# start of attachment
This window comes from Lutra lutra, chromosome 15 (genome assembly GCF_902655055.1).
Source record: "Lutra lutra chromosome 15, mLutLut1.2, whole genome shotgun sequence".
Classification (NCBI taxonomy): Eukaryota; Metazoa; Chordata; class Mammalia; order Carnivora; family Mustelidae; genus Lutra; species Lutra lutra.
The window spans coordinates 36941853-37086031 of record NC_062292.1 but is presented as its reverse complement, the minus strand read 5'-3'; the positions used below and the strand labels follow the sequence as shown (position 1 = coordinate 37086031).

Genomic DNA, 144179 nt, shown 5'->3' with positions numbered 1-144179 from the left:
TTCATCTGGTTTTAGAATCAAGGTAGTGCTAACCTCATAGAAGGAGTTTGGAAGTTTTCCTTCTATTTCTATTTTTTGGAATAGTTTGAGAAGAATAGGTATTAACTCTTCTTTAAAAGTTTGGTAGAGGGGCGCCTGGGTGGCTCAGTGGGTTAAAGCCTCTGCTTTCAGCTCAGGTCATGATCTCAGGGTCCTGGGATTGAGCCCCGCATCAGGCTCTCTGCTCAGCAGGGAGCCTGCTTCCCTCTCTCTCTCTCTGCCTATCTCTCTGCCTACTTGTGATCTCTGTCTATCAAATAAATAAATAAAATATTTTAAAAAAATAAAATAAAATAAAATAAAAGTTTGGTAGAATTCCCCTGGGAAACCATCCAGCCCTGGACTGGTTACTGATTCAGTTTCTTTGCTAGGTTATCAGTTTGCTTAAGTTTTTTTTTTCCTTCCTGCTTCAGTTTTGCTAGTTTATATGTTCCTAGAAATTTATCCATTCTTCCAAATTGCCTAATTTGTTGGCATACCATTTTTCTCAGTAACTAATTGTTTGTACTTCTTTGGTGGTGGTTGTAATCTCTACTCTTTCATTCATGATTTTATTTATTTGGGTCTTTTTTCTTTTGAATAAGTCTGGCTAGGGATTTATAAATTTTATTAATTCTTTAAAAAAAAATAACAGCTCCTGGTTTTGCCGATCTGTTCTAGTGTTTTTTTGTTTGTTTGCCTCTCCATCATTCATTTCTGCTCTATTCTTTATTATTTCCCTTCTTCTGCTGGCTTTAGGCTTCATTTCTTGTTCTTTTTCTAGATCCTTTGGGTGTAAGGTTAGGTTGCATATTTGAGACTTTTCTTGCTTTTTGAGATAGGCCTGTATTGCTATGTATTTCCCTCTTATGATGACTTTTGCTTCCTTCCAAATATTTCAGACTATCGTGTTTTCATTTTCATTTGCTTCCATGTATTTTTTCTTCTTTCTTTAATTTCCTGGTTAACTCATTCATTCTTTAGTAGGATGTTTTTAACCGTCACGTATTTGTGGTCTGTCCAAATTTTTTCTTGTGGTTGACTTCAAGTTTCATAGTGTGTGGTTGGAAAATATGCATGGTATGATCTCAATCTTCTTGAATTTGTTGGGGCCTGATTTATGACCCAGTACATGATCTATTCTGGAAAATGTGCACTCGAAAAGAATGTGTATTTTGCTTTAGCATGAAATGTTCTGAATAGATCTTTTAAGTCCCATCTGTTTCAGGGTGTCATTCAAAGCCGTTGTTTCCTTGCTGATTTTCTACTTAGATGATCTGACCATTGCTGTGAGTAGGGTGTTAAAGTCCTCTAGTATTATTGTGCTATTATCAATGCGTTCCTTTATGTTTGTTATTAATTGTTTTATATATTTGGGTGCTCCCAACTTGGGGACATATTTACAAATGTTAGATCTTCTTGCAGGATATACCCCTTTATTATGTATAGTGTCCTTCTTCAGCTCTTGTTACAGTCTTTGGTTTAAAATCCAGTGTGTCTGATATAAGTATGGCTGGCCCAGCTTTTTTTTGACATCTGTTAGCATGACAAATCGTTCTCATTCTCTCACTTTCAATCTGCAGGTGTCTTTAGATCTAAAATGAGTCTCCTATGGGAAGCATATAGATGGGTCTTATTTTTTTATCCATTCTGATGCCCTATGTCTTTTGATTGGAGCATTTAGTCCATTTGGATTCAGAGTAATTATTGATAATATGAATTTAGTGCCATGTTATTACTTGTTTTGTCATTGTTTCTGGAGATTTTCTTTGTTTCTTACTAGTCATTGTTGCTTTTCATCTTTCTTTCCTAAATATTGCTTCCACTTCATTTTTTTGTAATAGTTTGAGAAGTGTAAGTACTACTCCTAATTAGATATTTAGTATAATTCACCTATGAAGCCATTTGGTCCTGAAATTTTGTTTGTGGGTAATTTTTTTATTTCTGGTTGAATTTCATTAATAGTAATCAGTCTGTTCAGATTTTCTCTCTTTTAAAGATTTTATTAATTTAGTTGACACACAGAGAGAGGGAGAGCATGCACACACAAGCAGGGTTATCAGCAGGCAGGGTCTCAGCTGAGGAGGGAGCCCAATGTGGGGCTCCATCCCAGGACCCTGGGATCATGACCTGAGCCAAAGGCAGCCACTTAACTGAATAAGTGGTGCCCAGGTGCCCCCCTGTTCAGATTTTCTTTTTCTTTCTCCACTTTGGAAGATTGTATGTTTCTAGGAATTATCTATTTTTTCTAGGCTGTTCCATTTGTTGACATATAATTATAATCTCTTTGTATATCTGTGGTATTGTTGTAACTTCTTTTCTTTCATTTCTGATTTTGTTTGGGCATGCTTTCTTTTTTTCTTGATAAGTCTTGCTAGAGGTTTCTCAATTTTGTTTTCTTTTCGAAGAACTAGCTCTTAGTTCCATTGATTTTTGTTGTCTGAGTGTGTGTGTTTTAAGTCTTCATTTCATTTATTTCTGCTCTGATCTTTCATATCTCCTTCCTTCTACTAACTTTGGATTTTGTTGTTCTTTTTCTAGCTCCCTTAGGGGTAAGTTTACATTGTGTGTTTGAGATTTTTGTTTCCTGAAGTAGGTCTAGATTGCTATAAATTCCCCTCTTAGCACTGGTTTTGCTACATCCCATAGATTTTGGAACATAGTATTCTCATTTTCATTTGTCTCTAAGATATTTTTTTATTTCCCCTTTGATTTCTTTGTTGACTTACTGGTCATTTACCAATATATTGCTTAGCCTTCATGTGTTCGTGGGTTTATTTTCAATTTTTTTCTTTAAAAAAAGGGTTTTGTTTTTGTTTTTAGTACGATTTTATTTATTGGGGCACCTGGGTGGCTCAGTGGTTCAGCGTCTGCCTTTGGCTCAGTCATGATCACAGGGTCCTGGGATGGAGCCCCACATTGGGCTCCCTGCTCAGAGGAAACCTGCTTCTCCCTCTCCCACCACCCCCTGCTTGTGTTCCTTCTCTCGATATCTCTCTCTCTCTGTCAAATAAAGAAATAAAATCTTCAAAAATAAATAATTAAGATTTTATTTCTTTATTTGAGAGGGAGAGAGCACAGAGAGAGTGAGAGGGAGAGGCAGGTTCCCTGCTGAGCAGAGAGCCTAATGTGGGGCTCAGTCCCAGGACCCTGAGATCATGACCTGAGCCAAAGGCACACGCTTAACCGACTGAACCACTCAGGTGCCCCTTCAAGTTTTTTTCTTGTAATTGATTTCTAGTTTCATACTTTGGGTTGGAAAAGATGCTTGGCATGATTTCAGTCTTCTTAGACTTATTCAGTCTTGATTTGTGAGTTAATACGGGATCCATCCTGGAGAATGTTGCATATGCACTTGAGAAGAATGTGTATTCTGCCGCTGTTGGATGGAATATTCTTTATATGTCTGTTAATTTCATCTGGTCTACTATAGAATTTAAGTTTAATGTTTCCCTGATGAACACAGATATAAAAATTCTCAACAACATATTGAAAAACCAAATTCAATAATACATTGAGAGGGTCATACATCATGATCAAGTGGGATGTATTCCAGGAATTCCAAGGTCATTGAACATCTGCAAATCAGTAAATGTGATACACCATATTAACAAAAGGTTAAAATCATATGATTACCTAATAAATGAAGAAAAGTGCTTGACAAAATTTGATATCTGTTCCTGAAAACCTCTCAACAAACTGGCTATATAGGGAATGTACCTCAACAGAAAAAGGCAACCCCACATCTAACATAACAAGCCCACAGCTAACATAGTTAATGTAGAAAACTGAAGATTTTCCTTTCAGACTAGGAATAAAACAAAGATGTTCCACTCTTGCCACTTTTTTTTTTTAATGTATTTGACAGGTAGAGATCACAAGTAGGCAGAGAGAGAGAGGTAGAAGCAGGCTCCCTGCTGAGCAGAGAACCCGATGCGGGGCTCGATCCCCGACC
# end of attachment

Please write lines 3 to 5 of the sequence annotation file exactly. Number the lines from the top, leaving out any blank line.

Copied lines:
Classification (NCBI taxonomy): Eukaryota; Metazoa; Chordata; class Mammalia; order Carnivora; family Mustelidae; genus Lutra; species Lutra lutra.
The window spans coordinates 36941853-37086031 of record NC_062292.1 but is presented as its reverse complement, the minus strand read 5'-3'; the positions used below and the strand labels follow the sequence as shown (position 1 = coordinate 37086031).

Genomic DNA, 144179 nt, shown 5'->3' with positions numbered 1-144179 from the left: